Wednesday, December 28, 2011

Quick Chicken Soup For the Cold

There's no worse feeling than having a cold or flu.
Jack woke this morning with the sniffles and a sore throat so I knew we were in for some sort of germ invasion.
We were pretty good in the cold and flu OTC type things, but what Jack needed was some good old fashioned home made chicken soup!

Jack's face brightened beneath the kleenex as I offered to make him some.  There's just something about the stuff...the mere mention of its name sends shivers up the spines of many cold and flu germ!

As luck would have it, I'd been defrosting some chicken thighs in the fridge overnight.  The fridge wasn't brimming, but still had a good selection of soup-worthy options.  I didn't want to make a heavy soup, Jack's sore throat didn't need a lot of challenges. 
I decided to steam some broccoli, carrots and string beans after cutting them into bite-sized pieces. Some onion and garlic are always a good addition.

A lot of people just throw everything into a pot, pour water over the mess, set the heat to medium and let it boil away half the day.   I've tried it like that and to me that's just not soup!  The meat gets so dried out, the veggies get hopelessly limp and mushy, and the only way to get a definable flavor is to salt the poor thing to within an inch of its life.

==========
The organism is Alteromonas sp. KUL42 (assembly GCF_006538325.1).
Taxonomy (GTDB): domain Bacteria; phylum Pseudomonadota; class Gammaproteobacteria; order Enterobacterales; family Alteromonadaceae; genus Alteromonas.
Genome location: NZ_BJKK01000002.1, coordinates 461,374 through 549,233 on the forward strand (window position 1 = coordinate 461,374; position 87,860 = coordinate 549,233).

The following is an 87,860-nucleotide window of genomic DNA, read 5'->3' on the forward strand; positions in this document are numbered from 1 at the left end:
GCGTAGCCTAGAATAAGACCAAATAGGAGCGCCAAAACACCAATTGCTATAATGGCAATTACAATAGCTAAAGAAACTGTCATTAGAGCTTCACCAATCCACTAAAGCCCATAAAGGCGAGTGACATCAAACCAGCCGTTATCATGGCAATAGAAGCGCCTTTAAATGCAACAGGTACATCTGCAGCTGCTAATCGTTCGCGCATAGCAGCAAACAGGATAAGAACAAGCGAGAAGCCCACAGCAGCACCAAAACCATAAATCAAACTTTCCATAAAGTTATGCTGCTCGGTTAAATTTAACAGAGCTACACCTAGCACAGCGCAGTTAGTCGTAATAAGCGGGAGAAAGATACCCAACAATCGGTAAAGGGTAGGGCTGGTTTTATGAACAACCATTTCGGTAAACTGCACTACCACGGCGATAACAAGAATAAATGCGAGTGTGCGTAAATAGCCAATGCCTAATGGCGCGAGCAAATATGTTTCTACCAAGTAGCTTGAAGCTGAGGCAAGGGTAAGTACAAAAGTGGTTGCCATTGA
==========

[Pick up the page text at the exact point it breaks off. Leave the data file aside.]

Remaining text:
Cooking isn't just about making food hot, it's about making food delicious.  That requires finding ways to bring out its flavors.  With soup, you can do that by seasoning your pan.  As you're chopping up veggies, throw some odd pieces in the bottom of a pan with a bit of extra virgin olive oil.  Same thing with bones.

See those brown bits that start sticking to the pan?  They're "flavoreins,"....very special combined bits of numminess made possible by the cooking process. Don't let your pan bottom burn.  Once you have a nice collection of golden brown bits, you're done with that process.  Turn off the heat, add some water or broth and stir the flavoreins loose.
You'll notice how the water starts turning into broth.

Strain off the old bones and bits. Their usefulness is done.
At this point, you'll want to add some other ingredients...namely any "hard" veggies you might have.  Things like potatoes, carrots and so on. They take time and the broth is a perfect vehicle for cooking 'em!
Let all that simmer for about 10 - 12 minutes or so, until the veggies are pretty much cooked.  Test it with a fork, the items should be done, but not mushy.

Then it's all about adding everything together.  I add cut up ramen noodles this time.  They only take about three minutes to cook and are a nice alternative to thick egg noodles.
Make sure to add the meat last, that way it won't get overcooked. Taste and make any spicing adjustments.  Then serve.  This bit of Kitchen Penicillin is just what the doctor ordered for cold and flu season.

As always, feel free to submit your recipes for sharing! Include your name (or an alias if you prefer) and you'll get full credit.  Above all else, Enjoy!




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